Did you know? Through 18 starts last year, Darvish had a 5.01 ERA and an 11.7% walk rate (fourth worst in baseball). But something swung at the All-Star break, as over his last 13 starts, Darvish had a 2.76 ERA and a 2.2% walk rate, best in baseball. In the second half, he issued only seven walks, the same number he had in his March 30 start against Texas.

2019 rank: not ranked

Did you know? Blake Treinen‘s demise as A’s closer led to the unexpected rise of Hendricks, whose career numbers entering 2019 were 12-22 with a 4.72 ERA and minus-0.4 WAR over 245 appearances. From June 22, the date of his first save, until the end of the season, he led all relievers with 25 saves, 74 strikeouts, an 18.5 K/BB ratio and 2.6 WAR.

2019 rank: 49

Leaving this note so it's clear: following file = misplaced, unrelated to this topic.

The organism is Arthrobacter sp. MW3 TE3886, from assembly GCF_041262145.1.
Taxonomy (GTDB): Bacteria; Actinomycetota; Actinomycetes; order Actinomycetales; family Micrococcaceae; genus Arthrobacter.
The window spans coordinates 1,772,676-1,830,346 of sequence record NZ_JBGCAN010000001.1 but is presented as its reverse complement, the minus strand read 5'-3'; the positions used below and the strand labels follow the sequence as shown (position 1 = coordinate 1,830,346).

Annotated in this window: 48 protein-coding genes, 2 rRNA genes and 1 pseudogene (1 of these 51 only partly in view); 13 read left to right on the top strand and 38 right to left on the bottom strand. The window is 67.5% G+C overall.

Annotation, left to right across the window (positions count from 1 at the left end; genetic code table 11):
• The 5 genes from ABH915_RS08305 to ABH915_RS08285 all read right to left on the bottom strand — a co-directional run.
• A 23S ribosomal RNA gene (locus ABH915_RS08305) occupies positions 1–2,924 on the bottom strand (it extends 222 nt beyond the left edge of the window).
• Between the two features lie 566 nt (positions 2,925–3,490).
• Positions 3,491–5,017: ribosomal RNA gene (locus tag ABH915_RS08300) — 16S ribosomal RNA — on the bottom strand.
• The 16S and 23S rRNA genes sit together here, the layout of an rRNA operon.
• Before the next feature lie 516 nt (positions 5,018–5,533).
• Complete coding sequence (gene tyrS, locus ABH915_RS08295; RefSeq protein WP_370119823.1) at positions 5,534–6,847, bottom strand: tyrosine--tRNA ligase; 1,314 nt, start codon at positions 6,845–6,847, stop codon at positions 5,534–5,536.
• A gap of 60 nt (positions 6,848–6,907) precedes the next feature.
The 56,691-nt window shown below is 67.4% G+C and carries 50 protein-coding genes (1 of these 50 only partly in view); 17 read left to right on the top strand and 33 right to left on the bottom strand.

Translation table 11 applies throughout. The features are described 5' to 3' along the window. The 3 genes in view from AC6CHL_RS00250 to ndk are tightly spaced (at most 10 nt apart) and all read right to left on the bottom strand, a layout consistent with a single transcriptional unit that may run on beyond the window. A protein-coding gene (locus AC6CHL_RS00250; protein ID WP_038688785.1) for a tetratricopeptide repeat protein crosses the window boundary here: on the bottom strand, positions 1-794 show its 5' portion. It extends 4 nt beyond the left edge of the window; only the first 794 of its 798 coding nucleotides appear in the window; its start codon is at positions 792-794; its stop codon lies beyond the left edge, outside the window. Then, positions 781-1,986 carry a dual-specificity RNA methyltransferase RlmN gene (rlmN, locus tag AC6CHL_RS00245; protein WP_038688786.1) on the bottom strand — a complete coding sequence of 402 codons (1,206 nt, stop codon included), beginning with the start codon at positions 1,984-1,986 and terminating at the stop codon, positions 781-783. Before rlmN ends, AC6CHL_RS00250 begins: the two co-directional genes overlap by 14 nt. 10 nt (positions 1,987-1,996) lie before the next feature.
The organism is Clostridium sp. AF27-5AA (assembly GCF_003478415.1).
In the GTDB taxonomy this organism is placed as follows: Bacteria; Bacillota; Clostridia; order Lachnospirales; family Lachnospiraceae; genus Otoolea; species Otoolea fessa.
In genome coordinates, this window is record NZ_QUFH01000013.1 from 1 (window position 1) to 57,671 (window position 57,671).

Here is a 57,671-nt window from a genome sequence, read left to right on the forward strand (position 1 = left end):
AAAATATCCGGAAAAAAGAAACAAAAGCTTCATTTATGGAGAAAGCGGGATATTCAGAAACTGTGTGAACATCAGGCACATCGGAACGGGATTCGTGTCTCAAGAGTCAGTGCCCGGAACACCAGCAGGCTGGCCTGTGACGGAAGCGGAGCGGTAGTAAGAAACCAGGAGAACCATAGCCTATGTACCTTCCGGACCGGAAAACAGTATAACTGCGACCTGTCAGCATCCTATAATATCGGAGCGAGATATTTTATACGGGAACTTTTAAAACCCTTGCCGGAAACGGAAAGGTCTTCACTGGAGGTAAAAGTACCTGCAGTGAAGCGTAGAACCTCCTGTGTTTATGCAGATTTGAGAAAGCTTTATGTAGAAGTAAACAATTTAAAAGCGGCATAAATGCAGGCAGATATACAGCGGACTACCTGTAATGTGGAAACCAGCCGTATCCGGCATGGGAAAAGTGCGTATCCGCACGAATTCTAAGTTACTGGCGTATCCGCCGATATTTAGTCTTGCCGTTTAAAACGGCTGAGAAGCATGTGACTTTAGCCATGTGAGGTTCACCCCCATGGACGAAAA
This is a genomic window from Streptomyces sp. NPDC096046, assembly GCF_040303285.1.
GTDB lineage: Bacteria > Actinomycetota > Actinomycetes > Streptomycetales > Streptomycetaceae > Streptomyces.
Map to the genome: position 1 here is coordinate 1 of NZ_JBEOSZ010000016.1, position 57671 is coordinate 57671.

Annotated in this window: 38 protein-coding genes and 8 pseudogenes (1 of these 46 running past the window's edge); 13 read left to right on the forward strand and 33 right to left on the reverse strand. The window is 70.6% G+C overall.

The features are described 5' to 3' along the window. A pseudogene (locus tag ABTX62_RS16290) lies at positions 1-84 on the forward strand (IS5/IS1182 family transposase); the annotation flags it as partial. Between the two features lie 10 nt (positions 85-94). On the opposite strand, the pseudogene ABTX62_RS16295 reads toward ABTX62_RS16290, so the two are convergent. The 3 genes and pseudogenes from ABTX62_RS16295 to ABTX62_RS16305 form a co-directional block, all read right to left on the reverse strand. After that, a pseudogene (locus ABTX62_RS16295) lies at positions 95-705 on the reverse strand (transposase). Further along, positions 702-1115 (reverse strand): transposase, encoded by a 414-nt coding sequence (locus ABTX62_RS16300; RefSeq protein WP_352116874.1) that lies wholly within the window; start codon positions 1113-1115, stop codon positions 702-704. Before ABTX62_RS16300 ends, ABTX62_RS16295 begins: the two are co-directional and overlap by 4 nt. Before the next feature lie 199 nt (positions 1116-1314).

Did you know? Seager didn’t match his pre-Tommy John production and missed time with a hamstring injury, but his strong finish could be a sign of things to come in 2020. Over his last 40 games (from Aug. 11 on), Seager led all shortstops with 40 RBIs and 16 doubles to go with a .920 OPS (fifth among shortstops) and 10 home runs.

No. 77. Whit Merrifield, OF/2B, Kansas City Royals

2019 rank: 75

Did you know? Take a bow if you knew Whit Merrifield led the majors in hits in each of the past two seasons. The last player to do that was Ichiro Suzuki, who was the majors’ top hit man from 2006 through 2010.

No. 76. Jeff McNeil, 3B, New York Mets

2019 rank: not ranked

Did you know? After hitting .329 in 63 games as a rookie in 2018, McNeil kept his average high but added significantly more power as his hard-hit rate jumped almost 10 percentage points and his OPS reached .916. He also showed great versatility, starting at least 15 games at second base, third base, left field and right field. He’s penciled in to play the hot corner this season.